HUTCHENS INVESTMENT MANAGEMENT WEEKLY COMPASS December 14, 2015

It’s All About the “Short” Term.

“In investing, what is comfortable is rarely profitable.”
                                                              Rob Arnot

While bulls await Santa and his rally, bears focus on yesterday, today and one or two days forward. Historically, last week was the peak for tax loss selling, but this current market is consumed by Fed uncertainty, energy and raw material prices, deteriorating technicals, and the widening of the junk bond yield spread. October gains have been largely retraced and volatility continues to climb. Shorts dominate and permabears have tilted the weight of commentary to the pessimistic side. China has been pushed to the background as the inevitable Fed 25 basis point rise starts the gradual process of rate normalization. According to the bears, the policy shift will mark the beginning of the slide of the economy into recession. Let’s look at the major short-term concerns from a longer term perspective.

Fed Policy Initiative

The most telegraphed 25 basis point increase in history is priced into stocks. But on a day-to-day basis traders take sides. The anxiety level has increased as discussion focuses on currencies, particularly the US dollar, commodity prices and global growth. A quarter of a point move will not affect the economy in any meaningful way, but as we all have to learn, “fear can far exceed reality.” The increased volatility (VIX) is the barometer of this fear. High junk bond yields have led some to draw comparisons with subprime loans, in our opinion it is more of a head fake similar to the Puerto Rican bankruptcy and the ensuing contagion. One only has to look at the carnage to see it is almost entirely limited to energy-related high yield bonds.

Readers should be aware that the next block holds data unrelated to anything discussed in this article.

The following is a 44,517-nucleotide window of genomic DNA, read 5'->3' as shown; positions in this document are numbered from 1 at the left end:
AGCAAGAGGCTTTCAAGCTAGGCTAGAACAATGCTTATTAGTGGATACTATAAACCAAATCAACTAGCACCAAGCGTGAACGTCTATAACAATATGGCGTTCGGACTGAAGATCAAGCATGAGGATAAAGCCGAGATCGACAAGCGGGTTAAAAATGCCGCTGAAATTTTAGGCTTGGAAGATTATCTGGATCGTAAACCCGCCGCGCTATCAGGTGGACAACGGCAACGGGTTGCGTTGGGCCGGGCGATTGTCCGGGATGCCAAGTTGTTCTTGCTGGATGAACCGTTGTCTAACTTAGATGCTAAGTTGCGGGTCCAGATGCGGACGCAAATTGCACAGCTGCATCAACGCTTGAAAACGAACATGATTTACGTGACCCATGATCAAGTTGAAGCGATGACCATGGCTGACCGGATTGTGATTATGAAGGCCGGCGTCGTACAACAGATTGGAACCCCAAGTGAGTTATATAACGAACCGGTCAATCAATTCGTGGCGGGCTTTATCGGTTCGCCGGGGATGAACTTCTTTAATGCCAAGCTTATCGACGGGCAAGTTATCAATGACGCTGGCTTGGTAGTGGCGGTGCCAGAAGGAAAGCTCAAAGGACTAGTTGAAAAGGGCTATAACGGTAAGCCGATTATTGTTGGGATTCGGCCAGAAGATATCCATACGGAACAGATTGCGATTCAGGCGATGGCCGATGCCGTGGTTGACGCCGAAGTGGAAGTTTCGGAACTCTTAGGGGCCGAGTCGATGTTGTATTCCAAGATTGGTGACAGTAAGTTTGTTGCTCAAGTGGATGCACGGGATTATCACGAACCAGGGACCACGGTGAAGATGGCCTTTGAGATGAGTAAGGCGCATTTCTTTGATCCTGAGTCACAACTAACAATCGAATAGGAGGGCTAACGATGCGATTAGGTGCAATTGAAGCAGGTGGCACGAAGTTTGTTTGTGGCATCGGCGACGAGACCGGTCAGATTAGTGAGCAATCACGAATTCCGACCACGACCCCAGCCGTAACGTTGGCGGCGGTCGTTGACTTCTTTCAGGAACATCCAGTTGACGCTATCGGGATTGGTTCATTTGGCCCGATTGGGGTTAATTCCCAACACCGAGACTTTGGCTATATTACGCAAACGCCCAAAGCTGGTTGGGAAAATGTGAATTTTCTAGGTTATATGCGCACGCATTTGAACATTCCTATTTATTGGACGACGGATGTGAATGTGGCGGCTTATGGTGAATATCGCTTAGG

Further complicating the situation is Third Avenue Management’s ceasing and barring redemptions in its junk bond fund, Focus Credit Fund ($789 million). This is interpreted wrongly by many as in indicator of overall conditions in the junk bond market. However, subsequent to the barring of withdrawals a list was circulated of bonds offered for sale by a single seller believed to be the Focus Fund. Most hedge funds passed on the list citing the illiquidity of the unrated deeply distressed bonds and private equity investments. The fact that Third Avenue does not have the cash to meet redemptions is Focus Credit Fund specific and not reflective of the situation for the High Yield Market. The ripple affect should be minimal as Third Avenue is not Lehman Brothers or even Bear Stearns, where there were multiple layers of leverage linked to the financial system.